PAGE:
Due to the refraction on the sides of the acrylic, I was able to position the beetle in such a way that both the coppery top view, and the greenish view from the side were visible at the same time, with light only coming from a single direction. It turned out that this cheap resin cube could actually enhance the viewing of this beautiful insect, by letting you see the iridescence from two angles at once.

As to the function of the beetle's colors and how they are perceived by other beetles and potential predators, we don't really know. Maybe the browns and greens of the iridescence provide good camouflage on a plant. Maybe the colors are signals to conspecifics, advertising fighting ability to females and rival males (they use their huge hind legs to wrestle). Maybe the changing color startles predators such as birds when the beetle opens its wings. Further study is needed to elucidate the function of coloration in this group.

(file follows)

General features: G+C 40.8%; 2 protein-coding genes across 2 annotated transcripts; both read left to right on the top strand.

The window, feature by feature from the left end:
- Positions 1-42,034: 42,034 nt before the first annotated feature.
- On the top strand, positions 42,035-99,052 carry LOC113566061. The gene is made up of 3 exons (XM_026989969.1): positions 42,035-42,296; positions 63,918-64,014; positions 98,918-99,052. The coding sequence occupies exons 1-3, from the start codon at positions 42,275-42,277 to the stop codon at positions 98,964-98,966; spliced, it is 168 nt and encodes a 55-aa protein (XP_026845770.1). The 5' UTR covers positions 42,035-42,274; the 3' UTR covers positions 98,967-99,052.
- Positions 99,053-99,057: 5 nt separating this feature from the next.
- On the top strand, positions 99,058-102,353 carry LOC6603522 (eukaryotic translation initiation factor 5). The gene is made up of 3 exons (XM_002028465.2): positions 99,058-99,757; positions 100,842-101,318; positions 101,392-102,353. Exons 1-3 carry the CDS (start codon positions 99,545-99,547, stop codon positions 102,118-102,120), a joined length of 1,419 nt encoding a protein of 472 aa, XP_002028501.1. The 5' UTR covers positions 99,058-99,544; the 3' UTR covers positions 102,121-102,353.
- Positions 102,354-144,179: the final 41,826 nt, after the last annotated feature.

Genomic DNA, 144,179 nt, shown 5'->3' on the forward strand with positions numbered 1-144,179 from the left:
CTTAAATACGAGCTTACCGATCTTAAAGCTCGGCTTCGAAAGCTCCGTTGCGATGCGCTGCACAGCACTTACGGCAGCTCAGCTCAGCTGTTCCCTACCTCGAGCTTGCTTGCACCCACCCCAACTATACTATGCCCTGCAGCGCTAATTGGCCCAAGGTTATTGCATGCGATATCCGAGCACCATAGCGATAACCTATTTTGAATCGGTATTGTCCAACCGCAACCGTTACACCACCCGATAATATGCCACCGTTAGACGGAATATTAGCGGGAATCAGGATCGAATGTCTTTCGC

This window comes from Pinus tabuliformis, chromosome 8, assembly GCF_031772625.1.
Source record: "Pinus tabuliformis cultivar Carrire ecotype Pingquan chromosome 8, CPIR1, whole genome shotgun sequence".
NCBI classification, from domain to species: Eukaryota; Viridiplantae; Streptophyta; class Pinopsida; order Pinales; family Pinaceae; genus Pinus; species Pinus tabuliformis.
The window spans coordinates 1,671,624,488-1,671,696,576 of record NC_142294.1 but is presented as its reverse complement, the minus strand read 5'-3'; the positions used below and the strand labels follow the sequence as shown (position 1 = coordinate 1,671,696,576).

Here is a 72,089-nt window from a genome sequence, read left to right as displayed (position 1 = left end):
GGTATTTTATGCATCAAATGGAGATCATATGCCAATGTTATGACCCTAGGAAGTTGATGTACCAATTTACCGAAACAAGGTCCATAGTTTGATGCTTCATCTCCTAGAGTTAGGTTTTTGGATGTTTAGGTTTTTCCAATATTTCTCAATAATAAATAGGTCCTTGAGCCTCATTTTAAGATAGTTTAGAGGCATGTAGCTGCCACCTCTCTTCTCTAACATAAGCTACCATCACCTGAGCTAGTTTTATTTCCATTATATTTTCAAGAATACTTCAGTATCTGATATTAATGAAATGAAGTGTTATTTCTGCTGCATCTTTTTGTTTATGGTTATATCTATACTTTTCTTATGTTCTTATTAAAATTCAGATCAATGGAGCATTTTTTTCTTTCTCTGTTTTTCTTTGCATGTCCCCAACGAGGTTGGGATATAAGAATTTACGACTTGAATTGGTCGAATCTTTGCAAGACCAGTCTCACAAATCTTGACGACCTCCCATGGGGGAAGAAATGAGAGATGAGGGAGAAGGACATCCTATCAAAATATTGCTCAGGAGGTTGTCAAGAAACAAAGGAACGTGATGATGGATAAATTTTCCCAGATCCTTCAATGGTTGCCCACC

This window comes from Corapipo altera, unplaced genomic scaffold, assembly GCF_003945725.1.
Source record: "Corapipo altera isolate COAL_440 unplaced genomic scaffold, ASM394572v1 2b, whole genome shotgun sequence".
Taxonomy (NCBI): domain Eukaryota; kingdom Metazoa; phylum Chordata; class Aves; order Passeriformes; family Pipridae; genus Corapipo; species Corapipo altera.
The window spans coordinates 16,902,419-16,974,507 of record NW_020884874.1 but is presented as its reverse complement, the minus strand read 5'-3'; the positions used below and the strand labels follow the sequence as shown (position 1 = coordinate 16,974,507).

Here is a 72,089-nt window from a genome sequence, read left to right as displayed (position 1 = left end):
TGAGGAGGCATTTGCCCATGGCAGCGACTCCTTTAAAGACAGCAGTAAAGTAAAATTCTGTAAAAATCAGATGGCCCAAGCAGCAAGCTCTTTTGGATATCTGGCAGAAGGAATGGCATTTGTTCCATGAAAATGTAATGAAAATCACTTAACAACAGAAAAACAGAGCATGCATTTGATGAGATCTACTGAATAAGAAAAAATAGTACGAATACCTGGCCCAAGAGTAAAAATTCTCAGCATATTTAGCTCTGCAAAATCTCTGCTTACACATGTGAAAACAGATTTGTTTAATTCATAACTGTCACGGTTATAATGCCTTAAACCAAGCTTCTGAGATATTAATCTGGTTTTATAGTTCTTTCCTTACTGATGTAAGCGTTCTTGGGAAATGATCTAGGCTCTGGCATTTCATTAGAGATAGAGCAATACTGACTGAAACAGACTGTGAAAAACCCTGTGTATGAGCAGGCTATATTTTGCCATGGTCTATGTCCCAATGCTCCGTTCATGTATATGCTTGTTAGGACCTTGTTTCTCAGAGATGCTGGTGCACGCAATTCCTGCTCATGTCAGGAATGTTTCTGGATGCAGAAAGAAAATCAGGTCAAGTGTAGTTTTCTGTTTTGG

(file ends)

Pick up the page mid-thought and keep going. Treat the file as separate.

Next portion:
I have been studying color in other animals (lizards) using standardized photography, but my methods aren't really suitable for this beetle. Shiny, strongly iridescent objects are difficult to measure, and this group's visual system hasn't been studied. Additionally, the resin block itself might influence the color (for example, it absorbs UV light, which can be an important component of color). Other preservation methods, like mounting under a glass frame, leave the specimen available for proper color analysis, so I don't expect to be picking up too many more insects in acrylic, but the cube serves this beetles iridescence well!